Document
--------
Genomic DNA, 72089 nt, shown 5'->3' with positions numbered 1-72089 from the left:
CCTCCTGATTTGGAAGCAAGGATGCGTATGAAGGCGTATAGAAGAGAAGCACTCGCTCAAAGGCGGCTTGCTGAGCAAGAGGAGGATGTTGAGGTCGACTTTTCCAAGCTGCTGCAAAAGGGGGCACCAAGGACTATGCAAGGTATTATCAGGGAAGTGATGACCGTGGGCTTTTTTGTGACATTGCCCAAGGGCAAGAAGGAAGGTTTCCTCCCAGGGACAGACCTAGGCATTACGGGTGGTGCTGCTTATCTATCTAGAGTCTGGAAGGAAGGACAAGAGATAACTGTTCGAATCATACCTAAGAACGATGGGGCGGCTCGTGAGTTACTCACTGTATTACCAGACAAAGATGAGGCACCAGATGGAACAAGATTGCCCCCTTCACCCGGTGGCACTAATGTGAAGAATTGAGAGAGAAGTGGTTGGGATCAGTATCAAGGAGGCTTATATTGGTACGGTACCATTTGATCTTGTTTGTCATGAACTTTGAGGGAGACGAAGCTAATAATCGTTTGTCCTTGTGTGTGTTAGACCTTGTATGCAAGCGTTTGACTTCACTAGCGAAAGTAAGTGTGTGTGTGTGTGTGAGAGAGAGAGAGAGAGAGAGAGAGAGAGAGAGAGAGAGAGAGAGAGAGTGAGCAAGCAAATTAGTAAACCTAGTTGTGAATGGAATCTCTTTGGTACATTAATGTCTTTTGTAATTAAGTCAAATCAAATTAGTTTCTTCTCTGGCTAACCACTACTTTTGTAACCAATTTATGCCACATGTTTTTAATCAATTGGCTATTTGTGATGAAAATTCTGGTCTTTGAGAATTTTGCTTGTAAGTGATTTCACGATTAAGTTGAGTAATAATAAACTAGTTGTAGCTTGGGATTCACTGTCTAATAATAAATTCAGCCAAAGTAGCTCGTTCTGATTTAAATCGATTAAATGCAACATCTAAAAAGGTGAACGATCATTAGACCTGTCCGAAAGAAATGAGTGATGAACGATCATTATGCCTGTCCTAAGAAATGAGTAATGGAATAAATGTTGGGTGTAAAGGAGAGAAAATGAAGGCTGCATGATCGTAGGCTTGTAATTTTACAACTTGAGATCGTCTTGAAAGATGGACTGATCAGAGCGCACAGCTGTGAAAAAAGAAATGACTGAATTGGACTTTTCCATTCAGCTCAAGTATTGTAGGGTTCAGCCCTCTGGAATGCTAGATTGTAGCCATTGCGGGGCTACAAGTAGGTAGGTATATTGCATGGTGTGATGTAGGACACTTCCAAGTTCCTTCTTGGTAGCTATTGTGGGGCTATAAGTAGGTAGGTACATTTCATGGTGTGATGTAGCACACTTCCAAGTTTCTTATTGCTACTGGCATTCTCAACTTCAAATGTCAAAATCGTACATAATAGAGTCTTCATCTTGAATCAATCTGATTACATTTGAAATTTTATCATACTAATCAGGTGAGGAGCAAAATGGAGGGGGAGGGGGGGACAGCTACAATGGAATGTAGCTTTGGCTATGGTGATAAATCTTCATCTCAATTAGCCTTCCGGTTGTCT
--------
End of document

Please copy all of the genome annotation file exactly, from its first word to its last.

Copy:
Genomic DNA, 72089 nt, shown 5'->3' with positions numbered 1-72089 from the left:
CCTCCTGATTTGGAAGCAAGGATGCGTATGAAGGCGTATAGAAGAGAAGCACTCGCTCAAAGGCGGCTTGCTGAGCAAGAGGAGGATGTTGAGGTCGACTTTTCCAAGCTGCTGCAAAAGGGGGCACCAAGGACTATGCAAGGTATTATCAGGGAAGTGATGACCGTGGGCTTTTTTGTGACATTGCCCAAGGGCAAGAAGGAAGGTTTCCTCCCAGGGACAGACCTAGGCATTACGGGTGGTGCTGCTTATCTATCTAGAGTCTGGAAGGAAGGACAAGAGATAACTGTTCGAATCATACCTAAGAACGATGGGGCGGCTCGTGAGTTACTCACTGTATTACCAGACAAAGATGAGGCACCAGATGGAACAAGATTGCCCCCTTCACCCGGTGGCACTAATGTGAAGAATTGAGAGAGAAGTGGTTGGGATCAGTATCAAGGAGGCTTATATTGGTACGGTACCATTTGATCTTGTTTGTCATGAACTTTGAGGGAGACGAAGCTAATAATCGTTTGTCCTTGTGTGTGTTAGACCTTGTATGCAAGCGTTTGACTTCACTAGCGAAAGTAAGTGTGTGTGTGTGTGTGAGAGAGAGAGAGAGAGAGAGAGAGAGAGAGAGAGAGAGAGAGAGAGAGTGAGCAAGCAAATTAGTAAACCTAGTTGTGAATGGAATCTCTTTGGTACATTAATGTCTTTTGTAATTAAGTCAAATCAAATTAGTTTCTTCTCTGGCTAACCACTACTTTTGTAACCAATTTATGCCACATGTTTTTAATCAATTGGCTATTTGTGATGAAAATTCTGGTCTTTGAGAATTTTGCTTGTAAGTGATTTCACGATTAAGTTGAGTAATAATAAACTAGTTGTAGCTTGGGATTCACTGTCTAATAATAAATTCAGCCAAAGTAGCTCGTTCTGATTTAAATCGATTAAATGCAACATCTAAAAAGGTGAACGATCATTAGACCTGTCCGAAAGAAATGAGTGATGAACGATCATTATGCCTGTCCTAAGAAATGAGTAATGGAATAAATGTTGGGTGTAAAGGAGAGAAAATGAAGGCTGCATGATCGTAGGCTTGTAATTTTACAACTTGAGATCGTCTTGAAAGATGGACTGATCAGAGCGCACAGCTGTGAAAAAAGAAATGACTGAATTGGACTTTTCCATTCAGCTCAAGTATTGTAGGGTTCAGCCCTCTGGAATGCTAGATTGTAGCCATTGCGGGGCTACAAGTAGGTAGGTATATTGCATGGTGTGATGTAGGACACTTCCAAGTTCCTTCTTGGTAGCTATTGTGGGGCTATAAGTAGGTAGGTACATTTCATGGTGTGATGTAGCACACTTCCAAGTTTCTTATTGCTACTGGCATTCTCAACTTCAAATGTCAAAATCGTACATAATAGAGTCTTCATCTTGAATCAATCTGATTACATTTGAAATTTTATCATACTAATCAGGTGAGGAGCAAAATGGAGGGGGAGGGGGGGACAGCTACAATGGAATGTAGCTTTGGCTATGGTGATAAATCTTCATCTCAATTAGCCTTCCGGTTGTCT